Know Your Watershed is a coordinated national effort to encourage the formation of local, voluntary watershed partnerships and help assure that these partnerships successfully attain their goals. The initiative is sponsored by more than 70 diverse National Partners representing private and public corporations, government agencies, and non-profit organizations. Each National Partner agrees to provide financial and/or in-kind support. The national effort is coordinated by the Conservation Technology Information Center (CTIC), a non-profit data and technology information transfer center.
We all live in a watershed. Watersheds are the places we call home, where we work and where we play. Everyone relies on water and other natural resources to exist. What you and others do on the land impacts the quality and quantity of water and our other natural resources. Understanding your watershed is the first step in protecting the water and other natural resources.
Partnerships are a key to effective watershed management. Through a partnership different people and organizations work together to address common interests and concerns. A partnership is the easiest way to develop and implement a successful watershed management plan because everyone is involved from the beginning. 
Water. It's vital for all of us. We depend on its good quality and quantity for drinking, recreation, use in industry and growing crops. Groundwater is a hidden resource. Groundwater is a critical component of management plans developed by an increasing number of watershed partnerships.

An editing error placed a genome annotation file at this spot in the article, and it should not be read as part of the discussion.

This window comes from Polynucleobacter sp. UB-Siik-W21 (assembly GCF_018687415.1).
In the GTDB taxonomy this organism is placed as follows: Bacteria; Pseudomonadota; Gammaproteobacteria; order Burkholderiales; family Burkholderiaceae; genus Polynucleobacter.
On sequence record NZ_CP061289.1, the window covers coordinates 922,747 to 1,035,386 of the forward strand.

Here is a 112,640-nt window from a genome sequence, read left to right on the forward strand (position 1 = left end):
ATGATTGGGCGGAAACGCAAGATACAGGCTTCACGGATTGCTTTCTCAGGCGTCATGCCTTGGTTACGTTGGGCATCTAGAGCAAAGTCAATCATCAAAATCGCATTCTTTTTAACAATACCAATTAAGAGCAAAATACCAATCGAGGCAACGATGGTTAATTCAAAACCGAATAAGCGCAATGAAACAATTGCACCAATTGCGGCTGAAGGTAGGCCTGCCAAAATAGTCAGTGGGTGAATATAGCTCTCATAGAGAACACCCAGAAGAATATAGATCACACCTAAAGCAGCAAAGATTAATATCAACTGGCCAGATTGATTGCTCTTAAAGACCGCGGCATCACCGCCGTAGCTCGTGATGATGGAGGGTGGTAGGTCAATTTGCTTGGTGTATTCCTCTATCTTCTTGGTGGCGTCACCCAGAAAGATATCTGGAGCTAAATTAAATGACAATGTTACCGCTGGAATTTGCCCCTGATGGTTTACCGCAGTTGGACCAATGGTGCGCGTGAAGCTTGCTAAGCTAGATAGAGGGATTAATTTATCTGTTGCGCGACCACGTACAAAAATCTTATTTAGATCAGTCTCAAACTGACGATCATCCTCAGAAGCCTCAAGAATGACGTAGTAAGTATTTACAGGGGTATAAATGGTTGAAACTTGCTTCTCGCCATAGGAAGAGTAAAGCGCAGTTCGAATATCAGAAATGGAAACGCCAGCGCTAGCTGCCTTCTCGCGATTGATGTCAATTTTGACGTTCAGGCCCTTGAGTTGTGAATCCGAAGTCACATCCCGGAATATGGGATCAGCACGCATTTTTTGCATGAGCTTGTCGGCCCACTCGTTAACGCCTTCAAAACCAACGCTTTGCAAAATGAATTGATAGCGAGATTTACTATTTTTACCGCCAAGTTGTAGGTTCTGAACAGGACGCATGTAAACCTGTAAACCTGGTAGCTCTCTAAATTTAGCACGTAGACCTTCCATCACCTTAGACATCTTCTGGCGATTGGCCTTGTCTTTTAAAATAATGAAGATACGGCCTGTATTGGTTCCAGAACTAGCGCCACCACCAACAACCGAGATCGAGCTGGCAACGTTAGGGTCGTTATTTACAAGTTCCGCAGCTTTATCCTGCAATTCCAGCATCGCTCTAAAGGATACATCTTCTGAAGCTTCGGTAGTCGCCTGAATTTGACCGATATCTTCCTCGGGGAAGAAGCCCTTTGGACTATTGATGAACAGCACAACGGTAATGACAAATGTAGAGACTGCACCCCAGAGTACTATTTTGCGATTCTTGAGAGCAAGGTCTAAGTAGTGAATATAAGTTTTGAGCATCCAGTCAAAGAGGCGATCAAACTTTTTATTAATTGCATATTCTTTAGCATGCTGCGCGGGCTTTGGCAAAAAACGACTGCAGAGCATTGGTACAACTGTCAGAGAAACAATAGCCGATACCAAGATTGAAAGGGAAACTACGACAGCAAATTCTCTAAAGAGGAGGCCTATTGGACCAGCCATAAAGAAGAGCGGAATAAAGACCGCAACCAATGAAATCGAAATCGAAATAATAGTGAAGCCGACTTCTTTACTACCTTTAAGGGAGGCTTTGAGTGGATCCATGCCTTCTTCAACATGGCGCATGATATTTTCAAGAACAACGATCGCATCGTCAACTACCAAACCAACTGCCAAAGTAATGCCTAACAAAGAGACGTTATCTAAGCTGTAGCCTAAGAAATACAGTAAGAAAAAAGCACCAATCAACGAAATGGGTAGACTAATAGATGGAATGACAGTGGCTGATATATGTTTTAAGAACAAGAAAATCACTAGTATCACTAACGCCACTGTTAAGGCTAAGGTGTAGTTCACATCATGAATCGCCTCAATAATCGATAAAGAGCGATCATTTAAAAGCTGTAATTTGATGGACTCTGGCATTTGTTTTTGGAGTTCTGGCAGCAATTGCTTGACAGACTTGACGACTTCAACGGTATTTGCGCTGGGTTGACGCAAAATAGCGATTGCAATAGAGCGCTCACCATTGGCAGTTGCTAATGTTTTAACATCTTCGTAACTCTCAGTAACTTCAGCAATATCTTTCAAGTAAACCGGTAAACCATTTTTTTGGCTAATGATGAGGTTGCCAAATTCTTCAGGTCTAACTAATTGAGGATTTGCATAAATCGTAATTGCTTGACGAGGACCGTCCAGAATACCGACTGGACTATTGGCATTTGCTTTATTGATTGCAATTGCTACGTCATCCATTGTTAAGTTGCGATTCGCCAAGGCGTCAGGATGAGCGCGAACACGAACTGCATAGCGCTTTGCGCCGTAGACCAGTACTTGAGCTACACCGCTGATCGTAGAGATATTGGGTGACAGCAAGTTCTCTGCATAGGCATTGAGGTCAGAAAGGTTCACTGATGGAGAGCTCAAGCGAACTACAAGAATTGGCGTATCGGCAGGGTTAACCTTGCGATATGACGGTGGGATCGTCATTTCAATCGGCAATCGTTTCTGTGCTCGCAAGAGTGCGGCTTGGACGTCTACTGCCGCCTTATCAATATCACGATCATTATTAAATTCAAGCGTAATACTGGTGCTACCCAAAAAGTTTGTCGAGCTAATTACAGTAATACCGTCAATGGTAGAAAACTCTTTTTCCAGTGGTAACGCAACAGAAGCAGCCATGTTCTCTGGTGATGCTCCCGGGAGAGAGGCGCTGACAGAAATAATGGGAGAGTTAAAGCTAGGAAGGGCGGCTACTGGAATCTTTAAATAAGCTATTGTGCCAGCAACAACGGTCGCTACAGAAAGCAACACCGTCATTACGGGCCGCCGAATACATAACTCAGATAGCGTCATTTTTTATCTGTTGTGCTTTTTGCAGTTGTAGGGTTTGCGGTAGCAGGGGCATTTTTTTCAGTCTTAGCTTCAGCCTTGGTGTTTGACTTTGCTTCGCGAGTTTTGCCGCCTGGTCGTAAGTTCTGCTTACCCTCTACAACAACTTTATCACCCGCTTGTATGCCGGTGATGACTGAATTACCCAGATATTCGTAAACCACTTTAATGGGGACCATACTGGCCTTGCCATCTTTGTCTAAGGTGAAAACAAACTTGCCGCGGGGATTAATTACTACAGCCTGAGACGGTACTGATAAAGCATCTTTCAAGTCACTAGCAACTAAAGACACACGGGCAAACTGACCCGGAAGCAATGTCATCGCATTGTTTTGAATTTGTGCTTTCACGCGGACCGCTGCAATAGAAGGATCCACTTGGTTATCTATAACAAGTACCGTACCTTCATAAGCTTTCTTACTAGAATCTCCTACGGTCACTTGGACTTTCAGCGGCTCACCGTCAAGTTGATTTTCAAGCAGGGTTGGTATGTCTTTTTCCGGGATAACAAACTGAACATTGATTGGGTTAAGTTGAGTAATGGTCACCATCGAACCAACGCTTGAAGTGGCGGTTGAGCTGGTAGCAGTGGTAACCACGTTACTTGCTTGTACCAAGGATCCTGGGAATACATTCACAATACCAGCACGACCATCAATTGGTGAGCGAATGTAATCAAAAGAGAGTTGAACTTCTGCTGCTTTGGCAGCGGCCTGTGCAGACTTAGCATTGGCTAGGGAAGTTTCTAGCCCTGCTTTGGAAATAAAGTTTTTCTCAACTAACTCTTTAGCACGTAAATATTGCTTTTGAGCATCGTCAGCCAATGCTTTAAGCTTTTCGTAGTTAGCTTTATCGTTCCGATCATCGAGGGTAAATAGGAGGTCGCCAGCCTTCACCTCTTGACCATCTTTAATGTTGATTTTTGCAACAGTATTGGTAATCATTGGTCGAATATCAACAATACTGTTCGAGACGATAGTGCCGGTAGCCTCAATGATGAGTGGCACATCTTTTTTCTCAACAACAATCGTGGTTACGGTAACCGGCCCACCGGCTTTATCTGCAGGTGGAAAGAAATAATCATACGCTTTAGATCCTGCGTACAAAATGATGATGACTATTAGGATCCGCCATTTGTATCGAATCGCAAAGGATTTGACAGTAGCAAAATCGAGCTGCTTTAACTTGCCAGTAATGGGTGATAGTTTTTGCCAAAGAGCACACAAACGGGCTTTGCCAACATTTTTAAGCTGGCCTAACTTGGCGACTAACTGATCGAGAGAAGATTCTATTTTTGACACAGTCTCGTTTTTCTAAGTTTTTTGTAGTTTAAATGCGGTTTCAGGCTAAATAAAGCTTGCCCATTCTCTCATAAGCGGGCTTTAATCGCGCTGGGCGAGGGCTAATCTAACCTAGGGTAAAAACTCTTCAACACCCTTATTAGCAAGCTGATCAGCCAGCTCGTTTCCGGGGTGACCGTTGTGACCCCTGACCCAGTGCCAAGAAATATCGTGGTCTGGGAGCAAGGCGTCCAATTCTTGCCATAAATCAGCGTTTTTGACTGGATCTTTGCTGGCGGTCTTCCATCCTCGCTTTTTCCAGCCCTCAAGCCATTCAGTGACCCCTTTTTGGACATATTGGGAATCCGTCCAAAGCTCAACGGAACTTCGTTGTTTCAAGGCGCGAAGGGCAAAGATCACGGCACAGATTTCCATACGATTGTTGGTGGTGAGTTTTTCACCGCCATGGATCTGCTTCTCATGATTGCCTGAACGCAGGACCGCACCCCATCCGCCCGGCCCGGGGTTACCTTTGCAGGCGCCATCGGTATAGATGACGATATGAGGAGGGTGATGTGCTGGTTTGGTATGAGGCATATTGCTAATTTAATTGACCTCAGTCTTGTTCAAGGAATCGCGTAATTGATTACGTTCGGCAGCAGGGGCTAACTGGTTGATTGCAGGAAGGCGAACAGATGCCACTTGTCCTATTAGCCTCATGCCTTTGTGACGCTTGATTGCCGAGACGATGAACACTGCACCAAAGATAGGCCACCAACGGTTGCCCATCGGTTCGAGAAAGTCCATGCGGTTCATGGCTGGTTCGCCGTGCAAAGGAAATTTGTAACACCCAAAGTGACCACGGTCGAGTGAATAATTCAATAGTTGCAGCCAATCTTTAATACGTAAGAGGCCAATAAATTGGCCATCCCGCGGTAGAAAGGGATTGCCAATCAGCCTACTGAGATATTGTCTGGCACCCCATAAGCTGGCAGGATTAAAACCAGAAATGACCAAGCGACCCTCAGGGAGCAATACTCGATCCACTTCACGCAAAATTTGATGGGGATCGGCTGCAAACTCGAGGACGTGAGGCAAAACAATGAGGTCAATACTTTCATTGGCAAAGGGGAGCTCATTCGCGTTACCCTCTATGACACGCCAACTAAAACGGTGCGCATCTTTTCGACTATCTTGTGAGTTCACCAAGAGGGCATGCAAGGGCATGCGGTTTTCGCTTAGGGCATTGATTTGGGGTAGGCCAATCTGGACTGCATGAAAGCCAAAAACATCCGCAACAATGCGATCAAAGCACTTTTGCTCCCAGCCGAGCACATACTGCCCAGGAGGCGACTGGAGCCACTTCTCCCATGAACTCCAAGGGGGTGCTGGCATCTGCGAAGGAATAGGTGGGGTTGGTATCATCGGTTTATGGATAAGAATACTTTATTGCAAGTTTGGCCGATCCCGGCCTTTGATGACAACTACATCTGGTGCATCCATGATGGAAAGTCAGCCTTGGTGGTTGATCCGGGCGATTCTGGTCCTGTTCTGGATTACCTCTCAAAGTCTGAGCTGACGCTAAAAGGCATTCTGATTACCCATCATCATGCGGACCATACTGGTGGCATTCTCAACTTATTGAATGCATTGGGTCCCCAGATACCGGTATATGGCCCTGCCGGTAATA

Successful partnerships don't just happen, they depend on leaders who emerge from the groups. Yet, leaders of successful watershed partnerships differ from leaders of many organizations. Effective leaders generally coordinate activities and keep the partnership moving forward. A skillful leader will: Keep the purpose, goals and approach relevant and meaningful.
Conflict is a natural disagreement resulting from individuals or groups that differ in attitudes, beliefs, values or needs.If the conflict is understood, it can be effectively managed by reaching a consensus that meets both the individual's and society's needs. This results in mutual benefits and strengthens the relationship. 
Lakes have different meanings to different people. As yourself and others in your partnership if you value your lakes. In fact some lakes are the focal point for millions, and in some cases billions, of dollars worth of food, tourism, transportation and recreation. A high quality lake valued for water supply, recreation and aesthetic appeal, can benefit all watershed residents. 
Wetlands are a key link in watershed management. The role that they play in our watersheds is critical to protecting water quality and moderating water quantity. Wetland habitat serves as home for many plants and animals. Even the national- and in many areas the local- economy has a signifcant connection to wetlands.